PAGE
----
Dallas ISD is looking to expand early learning to children prenatal to three


With data showing that prenatal to three-years-old is a critical period in a child’s educational development, Dallas ISD is launching an effort to connect young families with high quality early learning opportunities.

District leaders briefed trustees on April 8 on Project Legacy 2050. Along with the coalition of partners, Dallas ISD wants to expand early learning opportunities to younger children to get them pre-k ready.

“We want to make the experience of raising children easier for families by connecting them with partners and places that offer crucial services for the development of our youngest children,” Deputy Superintendent Susana Cordova said.

Brain development, social and emotional skills, and language and literacy development happen as soon as a child is born. Those skills play a big role in a child’s future success.

Investing in an initiative like Project Legacy 2050 will help Dallas ISD and other school districts in three areas:

  • Education – a child’s life sets an early cognitive foundation for the rest of life;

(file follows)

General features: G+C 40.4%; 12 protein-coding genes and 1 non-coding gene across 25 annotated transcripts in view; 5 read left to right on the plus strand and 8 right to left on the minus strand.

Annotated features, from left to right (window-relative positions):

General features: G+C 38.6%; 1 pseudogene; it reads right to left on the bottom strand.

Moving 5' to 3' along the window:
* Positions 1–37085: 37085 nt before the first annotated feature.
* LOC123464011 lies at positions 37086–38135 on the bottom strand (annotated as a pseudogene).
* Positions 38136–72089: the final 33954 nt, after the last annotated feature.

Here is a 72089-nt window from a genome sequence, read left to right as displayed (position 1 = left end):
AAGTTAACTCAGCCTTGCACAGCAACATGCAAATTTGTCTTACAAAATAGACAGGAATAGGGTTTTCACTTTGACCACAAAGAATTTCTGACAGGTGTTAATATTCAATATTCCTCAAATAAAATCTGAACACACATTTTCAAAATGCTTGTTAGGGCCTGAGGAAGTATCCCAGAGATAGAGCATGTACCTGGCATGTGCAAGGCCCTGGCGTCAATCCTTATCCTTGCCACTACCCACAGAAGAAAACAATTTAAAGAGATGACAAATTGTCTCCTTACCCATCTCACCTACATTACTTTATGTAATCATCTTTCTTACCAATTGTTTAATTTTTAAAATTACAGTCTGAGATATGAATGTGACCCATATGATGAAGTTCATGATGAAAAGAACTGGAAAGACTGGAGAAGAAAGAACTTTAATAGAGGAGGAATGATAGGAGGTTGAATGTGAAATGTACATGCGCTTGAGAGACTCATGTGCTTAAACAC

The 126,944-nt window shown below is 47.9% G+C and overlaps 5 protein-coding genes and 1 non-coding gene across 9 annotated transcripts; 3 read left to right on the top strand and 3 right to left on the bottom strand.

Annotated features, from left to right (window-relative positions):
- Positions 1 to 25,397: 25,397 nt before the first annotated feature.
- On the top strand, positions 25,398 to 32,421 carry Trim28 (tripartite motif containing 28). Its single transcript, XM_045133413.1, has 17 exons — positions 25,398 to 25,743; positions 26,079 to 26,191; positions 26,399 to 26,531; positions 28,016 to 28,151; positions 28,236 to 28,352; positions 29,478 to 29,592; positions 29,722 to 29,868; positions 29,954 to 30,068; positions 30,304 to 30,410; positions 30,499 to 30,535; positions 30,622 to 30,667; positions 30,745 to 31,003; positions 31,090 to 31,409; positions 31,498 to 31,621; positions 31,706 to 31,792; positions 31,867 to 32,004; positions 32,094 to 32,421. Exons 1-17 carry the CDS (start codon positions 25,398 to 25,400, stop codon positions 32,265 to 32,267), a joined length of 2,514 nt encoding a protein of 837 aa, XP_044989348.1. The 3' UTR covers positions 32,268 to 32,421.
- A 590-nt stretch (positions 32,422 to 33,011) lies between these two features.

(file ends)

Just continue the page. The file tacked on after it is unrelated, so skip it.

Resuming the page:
• Economy – parents can work while their children are receiving high quality childcare, which will impact the economy in a positive way;
  • Equity – high quality childcare would be more accessible to low-income students of color, particularly in communities at a higher disadvantage.

District leaders have begun conversations with community partners, superintendents from districts in Dallas County and urban council districts to form a coalition to support Project Legacy 2050. The coalition will advocate, support and mobilize high quality early learning for children prenatal to three through services and resources needed for their early development, including housing, transportation, health, and childcare.

Administrators are aiming to have finalize an action plan for Project Legacy 2050 in the winter.

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